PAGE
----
What is the future for animal agriculture?

In this extract from her award winning essay*, Jessica Ramsden reflects on the history of debates about animal agriculture and what they mean for the future of livestock in Australia.

With seemingly endless headlines like “why Australians are turning away from meat” and “the best way to save the planet: drop meat and dairy”, it is easy to feel despondent about the future of animal agriculture in Australia.

Despite the apparent shrillness of daily headlines, alarm about the ecological expense of animal source foods is nothing new. Food historian Warren Belasco traces a history of debates about food futures, revealing the remarkable persistence of concerns about meat in particular – starting with Socrates over 2,400 years ago, who “argued that domesticated meat’s lavish land requirements inevitably lead to territorial expansion and war with neighbours”.

Through the eighteenth and nineteenth centuries, arguments were often framed in terms of the number of people able to be fed on vegetarian diets versus animal-centred diets. These Malthusian-style concerns about overpopulation leading to food scarcity persist today… but according to Belasco, so are similarly persistent themes of egalitarianism (enough food is produced, it just needs to be better distributed) and cornucopianism (humanity’s ingenuity is limitless, we will always be able to innovate our way out of trouble).

And so the cycle of debate continues.

The rapid rise of alternative protein markets also seems astounding, given the amount of shelf space and menu items given over to new plant-based products just in the last year, though it might not surprise some who saw it coming fifty or a hundred years ago. Winston Chruchill in 1932 for example, “envisioned synthetic foods, concocted from ‘microbes’ in ‘vast cellars’ and ‘practically indistinguishable’ from the natural variety,” and in 1953, the idea of synthetic foods was framed “as a conservationist reform.”

The importance of maintaining consumer trust is also not new to agriculture. In an examination of the moral philosophies underpinning modern agricultural debates, Paul Thompson notes that while agrarian lifestyles in ancient Greece “aligned personal and social interests” that gave agriculture a moral significance beyond other forms of commerce – because of the “honesty and mutual respect” required by weekly food provisioning – this was eroded by the advent of Athens as a trading state.

These historical perspectives are not intended to suggest a ‘do nothing’ or ‘business as usual’ approach, but to sharpen our sights on what exactly is different now, to be clear about why animal agriculture is worthy of a significant future, and to help us sort through the complexities of creating futures we can be proud of.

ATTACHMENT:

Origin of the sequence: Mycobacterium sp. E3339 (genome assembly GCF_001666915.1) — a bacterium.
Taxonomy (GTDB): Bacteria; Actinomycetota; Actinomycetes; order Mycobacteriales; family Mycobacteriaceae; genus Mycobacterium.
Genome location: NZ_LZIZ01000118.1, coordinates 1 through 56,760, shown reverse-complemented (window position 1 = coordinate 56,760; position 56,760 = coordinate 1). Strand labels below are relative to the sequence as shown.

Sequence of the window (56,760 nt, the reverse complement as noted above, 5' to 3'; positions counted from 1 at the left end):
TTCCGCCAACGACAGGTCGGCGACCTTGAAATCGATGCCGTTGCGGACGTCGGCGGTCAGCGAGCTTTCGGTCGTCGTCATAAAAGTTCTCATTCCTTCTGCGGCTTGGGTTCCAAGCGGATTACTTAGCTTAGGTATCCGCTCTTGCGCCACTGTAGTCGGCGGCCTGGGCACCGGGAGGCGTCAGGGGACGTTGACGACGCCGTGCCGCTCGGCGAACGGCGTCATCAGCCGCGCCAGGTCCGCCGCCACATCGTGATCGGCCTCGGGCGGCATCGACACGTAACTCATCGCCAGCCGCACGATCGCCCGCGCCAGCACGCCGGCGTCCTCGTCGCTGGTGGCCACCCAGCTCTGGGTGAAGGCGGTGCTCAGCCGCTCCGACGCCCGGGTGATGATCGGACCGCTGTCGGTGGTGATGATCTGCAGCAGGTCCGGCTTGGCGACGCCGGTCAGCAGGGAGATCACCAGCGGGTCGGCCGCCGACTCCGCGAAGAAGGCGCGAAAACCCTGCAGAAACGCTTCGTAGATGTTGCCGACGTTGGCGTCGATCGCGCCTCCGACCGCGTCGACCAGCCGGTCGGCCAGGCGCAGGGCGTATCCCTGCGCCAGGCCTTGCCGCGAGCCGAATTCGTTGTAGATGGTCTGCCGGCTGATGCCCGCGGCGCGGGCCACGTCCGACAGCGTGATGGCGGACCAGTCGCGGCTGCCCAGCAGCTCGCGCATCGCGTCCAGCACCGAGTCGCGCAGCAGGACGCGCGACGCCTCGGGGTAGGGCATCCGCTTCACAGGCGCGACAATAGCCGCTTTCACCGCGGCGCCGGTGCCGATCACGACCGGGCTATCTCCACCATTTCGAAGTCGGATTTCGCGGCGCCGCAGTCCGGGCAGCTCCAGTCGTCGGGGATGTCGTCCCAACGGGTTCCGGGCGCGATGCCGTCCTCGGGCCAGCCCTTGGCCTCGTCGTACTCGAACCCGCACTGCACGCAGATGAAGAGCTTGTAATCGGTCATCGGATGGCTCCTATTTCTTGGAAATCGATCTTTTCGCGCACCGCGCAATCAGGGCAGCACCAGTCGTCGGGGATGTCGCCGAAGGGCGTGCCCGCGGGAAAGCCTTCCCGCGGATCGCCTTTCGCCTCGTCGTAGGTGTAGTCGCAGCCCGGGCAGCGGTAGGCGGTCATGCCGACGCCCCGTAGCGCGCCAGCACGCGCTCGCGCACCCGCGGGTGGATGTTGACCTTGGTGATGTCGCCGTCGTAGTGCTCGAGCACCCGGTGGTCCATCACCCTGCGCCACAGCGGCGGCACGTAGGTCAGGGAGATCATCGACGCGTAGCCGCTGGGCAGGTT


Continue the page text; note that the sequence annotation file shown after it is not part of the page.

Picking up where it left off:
As current challenges are solved, or evolve into new challenges, the cycle of debate about animal source foods will continue, as will the influence of many other complex issues with which animal agriculture intersects – such as foreign investment, energy security, transport infrastructure, biosecurity, digital connectivity, labour, governance of water resources, and geopolitical trade disruptions.

Although it is useful to look at a bigger picture and a shared future, Warren Belasco also reminds us that “life is always lived locally, on the ground, day to day, with great differences, even among neighbours…There are as many futures as there are people”.



*Jessica’s essay won the Australian Farm Institute’s 2019 John Ralph Essay Competition

Belasco, W. (2006). Meals to Come: A History of the Future of Food. University of California Press.

Monbiot, G. (2019, Jun.20). The best way to save the planet? Drop meat and dairy. The Guardian. Retrieved from https://www.theguardian.com/commentisfree/2018/jun/08/save-planet-meat-dairy-livestock-food-free-range-steak

Thompson, P. (2012). Nature Politics and the Philosophy of Agriculture. In D. M. Kaplan, The Philosophy of Food (pp.214-232). University of California Press.

Wahlquist, C. (2019, Jul.20). ‘It just didn’t make sense’: why Australians are turning away from meat. The Guardian. Retrieved from https://www.theguardian.com/lifeandstyle/2019/jul/20/it-just-didnt-make-any-sense-why-australians-are-turning-away-from-meat

About Jessica Ramsden

Jessica is Corporate and Government Affairs Manager at Elanco based out of Melbourne, Australia. She is also a PhD Candidate at the Australian National University. Jessica has a special interest in the connections between sustainability, ethics and health in food culture.

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About Jessica Ramsden

Jessica is Corporate and Government Affairs Manager at Elanco based out of Melbourne, Australia. She is also a PhD Candidate at the Australian National University. Jessica has a special interest in the connections between sustainability, ethics and health in food culture.

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